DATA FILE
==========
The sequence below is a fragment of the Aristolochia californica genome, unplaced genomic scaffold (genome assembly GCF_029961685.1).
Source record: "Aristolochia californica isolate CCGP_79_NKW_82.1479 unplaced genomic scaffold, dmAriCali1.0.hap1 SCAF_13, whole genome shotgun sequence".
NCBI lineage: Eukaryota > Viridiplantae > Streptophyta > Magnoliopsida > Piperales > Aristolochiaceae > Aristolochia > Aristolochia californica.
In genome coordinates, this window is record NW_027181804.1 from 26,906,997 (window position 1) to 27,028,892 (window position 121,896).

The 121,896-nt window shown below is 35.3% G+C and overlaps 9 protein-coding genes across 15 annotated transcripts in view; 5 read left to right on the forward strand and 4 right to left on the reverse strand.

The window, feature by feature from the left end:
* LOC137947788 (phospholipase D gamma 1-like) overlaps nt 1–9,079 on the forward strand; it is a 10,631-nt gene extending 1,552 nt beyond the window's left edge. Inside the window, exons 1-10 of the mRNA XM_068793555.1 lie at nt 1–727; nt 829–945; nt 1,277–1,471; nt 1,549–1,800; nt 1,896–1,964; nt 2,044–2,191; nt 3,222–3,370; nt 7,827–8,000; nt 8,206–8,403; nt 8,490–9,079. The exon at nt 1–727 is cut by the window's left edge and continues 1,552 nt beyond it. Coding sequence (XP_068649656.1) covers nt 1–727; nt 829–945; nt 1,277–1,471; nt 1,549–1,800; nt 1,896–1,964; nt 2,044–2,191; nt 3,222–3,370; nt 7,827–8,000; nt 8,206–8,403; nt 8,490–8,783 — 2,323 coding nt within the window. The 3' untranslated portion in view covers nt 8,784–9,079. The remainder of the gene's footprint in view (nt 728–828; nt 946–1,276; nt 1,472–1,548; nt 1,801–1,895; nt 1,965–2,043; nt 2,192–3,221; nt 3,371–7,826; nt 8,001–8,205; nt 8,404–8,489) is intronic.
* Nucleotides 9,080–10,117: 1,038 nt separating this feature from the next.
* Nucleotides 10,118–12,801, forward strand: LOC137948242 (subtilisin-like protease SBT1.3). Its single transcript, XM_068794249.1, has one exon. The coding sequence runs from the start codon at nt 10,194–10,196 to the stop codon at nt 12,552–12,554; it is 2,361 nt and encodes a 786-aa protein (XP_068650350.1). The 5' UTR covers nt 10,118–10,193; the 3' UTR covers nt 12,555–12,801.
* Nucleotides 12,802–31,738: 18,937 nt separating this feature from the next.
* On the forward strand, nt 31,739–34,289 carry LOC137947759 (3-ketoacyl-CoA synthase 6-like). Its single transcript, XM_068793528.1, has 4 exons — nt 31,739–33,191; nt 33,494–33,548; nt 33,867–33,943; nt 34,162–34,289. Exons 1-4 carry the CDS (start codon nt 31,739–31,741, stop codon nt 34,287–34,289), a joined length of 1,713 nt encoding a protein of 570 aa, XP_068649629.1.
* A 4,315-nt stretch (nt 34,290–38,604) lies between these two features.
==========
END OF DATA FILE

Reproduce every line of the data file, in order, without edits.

The sequence below is a fragment of the Aristolochia californica genome, unplaced genomic scaffold (genome assembly GCF_029961685.1).
Source record: "Aristolochia californica isolate CCGP_79_NKW_82.1479 unplaced genomic scaffold, dmAriCali1.0.hap1 SCAF_13, whole genome shotgun sequence".
NCBI lineage: Eukaryota > Viridiplantae > Streptophyta > Magnoliopsida > Piperales > Aristolochiaceae > Aristolochia > Aristolochia californica.
In genome coordinates, this window is record NW_027181804.1 from 26,906,997 (window position 1) to 27,028,892 (window position 121,896).

The 121,896-nt window shown below is 35.3% G+C and overlaps 9 protein-coding genes across 15 annotated transcripts in view; 5 read left to right on the forward strand and 4 right to left on the reverse strand.

The window, feature by feature from the left end:
* LOC137947788 (phospholipase D gamma 1-like) overlaps nt 1–9,079 on the forward strand; it is a 10,631-nt gene extending 1,552 nt beyond the window's left edge. Inside the window, exons 1-10 of the mRNA XM_068793555.1 lie at nt 1–727; nt 829–945; nt 1,277–1,471; nt 1,549–1,800; nt 1,896–1,964; nt 2,044–2,191; nt 3,222–3,370; nt 7,827–8,000; nt 8,206–8,403; nt 8,490–9,079. The exon at nt 1–727 is cut by the window's left edge and continues 1,552 nt beyond it. Coding sequence (XP_068649656.1) covers nt 1–727; nt 829–945; nt 1,277–1,471; nt 1,549–1,800; nt 1,896–1,964; nt 2,044–2,191; nt 3,222–3,370; nt 7,827–8,000; nt 8,206–8,403; nt 8,490–8,783 — 2,323 coding nt within the window. The 3' untranslated portion in view covers nt 8,784–9,079. The remainder of the gene's footprint in view (nt 728–828; nt 946–1,276; nt 1,472–1,548; nt 1,801–1,895; nt 1,965–2,043; nt 2,192–3,221; nt 3,371–7,826; nt 8,001–8,205; nt 8,404–8,489) is intronic.
* Nucleotides 9,080–10,117: 1,038 nt separating this feature from the next.
* Nucleotides 10,118–12,801, forward strand: LOC137948242 (subtilisin-like protease SBT1.3). Its single transcript, XM_068794249.1, has one exon. The coding sequence runs from the start codon at nt 10,194–10,196 to the stop codon at nt 12,552–12,554; it is 2,361 nt and encodes a 786-aa protein (XP_068650350.1). The 5' UTR covers nt 10,118–10,193; the 3' UTR covers nt 12,555–12,801.
* Nucleotides 12,802–31,738: 18,937 nt separating this feature from the next.
* On the forward strand, nt 31,739–34,289 carry LOC137947759 (3-ketoacyl-CoA synthase 6-like). Its single transcript, XM_068793528.1, has 4 exons — nt 31,739–33,191; nt 33,494–33,548; nt 33,867–33,943; nt 34,162–34,289. Exons 1-4 carry the CDS (start codon nt 31,739–31,741, stop codon nt 34,287–34,289), a joined length of 1,713 nt encoding a protein of 570 aa, XP_068649629.1.
* A 4,315-nt stretch (nt 34,290–38,604) lies between these two features.